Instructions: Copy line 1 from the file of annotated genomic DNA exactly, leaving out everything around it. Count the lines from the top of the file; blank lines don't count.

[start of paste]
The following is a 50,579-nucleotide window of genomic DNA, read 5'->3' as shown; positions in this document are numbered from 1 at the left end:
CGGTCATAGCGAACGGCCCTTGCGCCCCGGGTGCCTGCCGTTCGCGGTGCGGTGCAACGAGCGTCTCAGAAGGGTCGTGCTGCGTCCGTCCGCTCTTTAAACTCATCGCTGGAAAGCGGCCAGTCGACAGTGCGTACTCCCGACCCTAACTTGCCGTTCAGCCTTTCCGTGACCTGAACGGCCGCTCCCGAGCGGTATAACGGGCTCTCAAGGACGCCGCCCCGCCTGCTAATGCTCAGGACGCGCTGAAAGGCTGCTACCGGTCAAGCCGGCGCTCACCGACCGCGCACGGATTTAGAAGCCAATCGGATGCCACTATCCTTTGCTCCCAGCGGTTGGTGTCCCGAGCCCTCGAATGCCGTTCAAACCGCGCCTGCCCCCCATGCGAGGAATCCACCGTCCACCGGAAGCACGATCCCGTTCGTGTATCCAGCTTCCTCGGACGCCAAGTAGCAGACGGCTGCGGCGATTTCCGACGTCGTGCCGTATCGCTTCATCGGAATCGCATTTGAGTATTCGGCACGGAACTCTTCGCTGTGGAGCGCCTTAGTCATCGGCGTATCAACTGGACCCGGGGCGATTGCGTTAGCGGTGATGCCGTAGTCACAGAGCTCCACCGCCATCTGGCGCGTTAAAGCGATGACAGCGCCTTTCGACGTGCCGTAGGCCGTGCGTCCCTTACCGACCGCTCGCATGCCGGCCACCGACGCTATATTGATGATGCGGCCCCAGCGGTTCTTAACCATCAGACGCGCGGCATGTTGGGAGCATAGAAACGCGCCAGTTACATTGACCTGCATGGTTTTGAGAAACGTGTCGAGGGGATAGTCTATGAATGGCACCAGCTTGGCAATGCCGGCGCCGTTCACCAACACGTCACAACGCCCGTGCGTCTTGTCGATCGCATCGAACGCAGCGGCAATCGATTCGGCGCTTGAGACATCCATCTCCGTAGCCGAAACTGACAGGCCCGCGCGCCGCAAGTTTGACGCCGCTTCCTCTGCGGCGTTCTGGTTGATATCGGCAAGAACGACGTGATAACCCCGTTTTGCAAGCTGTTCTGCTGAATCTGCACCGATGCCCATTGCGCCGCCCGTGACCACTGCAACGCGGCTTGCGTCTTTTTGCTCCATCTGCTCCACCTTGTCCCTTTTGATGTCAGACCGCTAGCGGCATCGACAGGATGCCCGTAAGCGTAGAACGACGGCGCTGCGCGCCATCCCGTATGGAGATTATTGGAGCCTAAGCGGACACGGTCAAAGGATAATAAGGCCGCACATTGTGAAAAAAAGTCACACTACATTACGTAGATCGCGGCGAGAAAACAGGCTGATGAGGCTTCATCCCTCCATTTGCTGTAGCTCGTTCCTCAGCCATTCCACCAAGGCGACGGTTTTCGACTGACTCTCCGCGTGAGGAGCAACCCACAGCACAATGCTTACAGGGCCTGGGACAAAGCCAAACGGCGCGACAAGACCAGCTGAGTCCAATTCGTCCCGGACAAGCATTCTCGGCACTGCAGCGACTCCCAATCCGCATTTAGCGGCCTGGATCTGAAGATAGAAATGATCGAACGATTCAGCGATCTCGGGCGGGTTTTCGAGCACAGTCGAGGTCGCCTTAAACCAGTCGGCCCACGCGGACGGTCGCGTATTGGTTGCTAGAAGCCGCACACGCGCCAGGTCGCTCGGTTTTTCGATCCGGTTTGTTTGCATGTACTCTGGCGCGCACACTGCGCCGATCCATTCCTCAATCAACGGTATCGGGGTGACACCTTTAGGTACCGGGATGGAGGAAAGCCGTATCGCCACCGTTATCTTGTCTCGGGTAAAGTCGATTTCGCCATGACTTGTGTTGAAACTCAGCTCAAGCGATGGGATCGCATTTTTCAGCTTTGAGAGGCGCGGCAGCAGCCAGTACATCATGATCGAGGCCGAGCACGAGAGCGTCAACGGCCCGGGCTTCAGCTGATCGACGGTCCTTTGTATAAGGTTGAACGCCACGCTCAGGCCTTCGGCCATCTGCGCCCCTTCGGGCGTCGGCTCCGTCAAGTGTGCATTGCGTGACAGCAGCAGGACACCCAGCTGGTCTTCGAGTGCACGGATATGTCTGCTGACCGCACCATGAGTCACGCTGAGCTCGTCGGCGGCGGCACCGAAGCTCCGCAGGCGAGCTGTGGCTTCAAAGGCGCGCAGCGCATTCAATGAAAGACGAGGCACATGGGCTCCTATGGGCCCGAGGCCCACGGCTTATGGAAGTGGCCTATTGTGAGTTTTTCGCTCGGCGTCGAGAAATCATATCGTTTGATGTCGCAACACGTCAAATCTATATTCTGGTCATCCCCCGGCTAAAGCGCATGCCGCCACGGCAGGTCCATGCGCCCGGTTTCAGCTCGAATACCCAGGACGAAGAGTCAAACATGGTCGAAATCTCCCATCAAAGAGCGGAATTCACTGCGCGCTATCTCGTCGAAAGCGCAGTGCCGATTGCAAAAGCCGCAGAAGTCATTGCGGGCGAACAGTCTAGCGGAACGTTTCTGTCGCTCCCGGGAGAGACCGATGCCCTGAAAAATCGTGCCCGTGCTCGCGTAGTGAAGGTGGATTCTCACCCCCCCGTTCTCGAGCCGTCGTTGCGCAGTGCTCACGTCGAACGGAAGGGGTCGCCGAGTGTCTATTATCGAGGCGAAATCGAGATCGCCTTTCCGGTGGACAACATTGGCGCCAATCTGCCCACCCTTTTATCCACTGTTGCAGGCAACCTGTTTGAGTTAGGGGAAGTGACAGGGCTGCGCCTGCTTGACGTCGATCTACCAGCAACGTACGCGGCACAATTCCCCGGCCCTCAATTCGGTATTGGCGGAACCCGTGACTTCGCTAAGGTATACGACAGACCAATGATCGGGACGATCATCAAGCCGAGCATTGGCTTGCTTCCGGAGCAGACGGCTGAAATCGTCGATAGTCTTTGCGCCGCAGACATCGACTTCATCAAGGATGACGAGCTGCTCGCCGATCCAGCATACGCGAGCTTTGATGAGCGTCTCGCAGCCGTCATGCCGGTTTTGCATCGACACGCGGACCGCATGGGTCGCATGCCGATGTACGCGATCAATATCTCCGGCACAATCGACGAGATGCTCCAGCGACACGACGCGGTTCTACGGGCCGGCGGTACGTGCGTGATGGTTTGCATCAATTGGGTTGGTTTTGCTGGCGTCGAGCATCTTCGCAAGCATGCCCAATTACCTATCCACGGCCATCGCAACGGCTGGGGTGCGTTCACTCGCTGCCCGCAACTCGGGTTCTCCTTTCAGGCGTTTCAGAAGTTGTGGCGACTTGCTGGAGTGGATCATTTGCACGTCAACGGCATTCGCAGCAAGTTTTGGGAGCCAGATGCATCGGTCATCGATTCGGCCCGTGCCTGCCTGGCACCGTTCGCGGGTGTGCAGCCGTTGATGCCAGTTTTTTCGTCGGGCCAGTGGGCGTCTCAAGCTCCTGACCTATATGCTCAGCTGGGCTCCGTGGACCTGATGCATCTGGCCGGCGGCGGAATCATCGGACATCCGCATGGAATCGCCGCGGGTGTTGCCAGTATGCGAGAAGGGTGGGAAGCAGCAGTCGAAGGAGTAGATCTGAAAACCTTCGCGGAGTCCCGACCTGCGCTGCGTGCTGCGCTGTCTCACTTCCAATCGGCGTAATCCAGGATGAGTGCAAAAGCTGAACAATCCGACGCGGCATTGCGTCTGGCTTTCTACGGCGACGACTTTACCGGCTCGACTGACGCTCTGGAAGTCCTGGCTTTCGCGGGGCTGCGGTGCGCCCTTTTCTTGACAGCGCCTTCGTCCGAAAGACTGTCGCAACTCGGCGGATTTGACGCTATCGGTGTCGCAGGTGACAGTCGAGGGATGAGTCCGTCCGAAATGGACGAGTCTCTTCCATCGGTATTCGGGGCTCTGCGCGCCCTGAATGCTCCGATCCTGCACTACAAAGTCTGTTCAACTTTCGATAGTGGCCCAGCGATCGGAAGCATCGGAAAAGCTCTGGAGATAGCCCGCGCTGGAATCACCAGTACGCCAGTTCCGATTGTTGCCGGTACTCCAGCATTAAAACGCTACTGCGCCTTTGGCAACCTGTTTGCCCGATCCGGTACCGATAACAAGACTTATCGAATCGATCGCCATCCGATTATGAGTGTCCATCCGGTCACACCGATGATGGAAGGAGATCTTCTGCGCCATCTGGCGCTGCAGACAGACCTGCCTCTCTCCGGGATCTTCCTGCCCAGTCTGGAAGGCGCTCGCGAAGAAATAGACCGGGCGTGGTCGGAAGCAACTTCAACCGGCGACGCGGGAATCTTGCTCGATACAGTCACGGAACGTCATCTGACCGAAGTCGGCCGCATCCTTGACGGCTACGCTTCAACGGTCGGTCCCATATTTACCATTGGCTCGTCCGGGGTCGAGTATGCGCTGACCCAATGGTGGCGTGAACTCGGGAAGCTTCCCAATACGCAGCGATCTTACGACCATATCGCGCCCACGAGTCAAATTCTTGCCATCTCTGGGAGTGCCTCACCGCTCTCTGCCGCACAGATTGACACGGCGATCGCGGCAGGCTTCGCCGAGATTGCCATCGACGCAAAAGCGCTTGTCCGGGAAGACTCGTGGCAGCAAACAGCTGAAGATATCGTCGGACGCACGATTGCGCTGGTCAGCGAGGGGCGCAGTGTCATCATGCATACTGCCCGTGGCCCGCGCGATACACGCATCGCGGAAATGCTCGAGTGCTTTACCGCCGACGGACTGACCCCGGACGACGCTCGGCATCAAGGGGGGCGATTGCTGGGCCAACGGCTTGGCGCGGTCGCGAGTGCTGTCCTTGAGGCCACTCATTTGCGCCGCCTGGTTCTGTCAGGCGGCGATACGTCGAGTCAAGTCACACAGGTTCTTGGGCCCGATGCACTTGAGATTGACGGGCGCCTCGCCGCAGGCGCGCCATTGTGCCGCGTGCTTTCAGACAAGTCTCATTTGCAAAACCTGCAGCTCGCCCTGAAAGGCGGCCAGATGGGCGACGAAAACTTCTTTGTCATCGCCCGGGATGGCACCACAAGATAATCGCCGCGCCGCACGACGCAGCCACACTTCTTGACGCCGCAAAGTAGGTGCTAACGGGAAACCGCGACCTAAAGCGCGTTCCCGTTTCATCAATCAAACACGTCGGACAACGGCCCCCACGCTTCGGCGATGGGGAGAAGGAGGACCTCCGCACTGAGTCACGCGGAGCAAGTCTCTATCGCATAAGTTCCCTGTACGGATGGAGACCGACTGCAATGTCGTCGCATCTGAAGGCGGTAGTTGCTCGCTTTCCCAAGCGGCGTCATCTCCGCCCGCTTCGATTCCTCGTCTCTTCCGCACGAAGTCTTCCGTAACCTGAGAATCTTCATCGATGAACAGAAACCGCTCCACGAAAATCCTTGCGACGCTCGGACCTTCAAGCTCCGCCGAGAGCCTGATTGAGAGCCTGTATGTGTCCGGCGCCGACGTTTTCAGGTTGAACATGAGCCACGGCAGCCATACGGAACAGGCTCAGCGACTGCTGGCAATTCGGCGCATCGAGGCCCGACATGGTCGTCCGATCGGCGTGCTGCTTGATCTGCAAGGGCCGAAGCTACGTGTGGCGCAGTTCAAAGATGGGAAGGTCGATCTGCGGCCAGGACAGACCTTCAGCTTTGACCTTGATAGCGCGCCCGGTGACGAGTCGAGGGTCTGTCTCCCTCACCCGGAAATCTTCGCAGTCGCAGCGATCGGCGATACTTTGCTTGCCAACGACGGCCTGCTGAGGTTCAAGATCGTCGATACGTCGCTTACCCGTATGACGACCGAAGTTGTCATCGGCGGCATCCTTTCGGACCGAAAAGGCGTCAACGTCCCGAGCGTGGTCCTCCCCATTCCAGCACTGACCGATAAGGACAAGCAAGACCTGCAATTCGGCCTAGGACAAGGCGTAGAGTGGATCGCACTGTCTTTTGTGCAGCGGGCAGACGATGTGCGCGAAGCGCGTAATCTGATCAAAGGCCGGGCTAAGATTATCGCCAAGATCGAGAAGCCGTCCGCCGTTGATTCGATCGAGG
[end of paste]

The following is a 50,579-nucleotide window of genomic DNA, read 5'->3' as shown; positions in this document are numbered from 1 at the left end: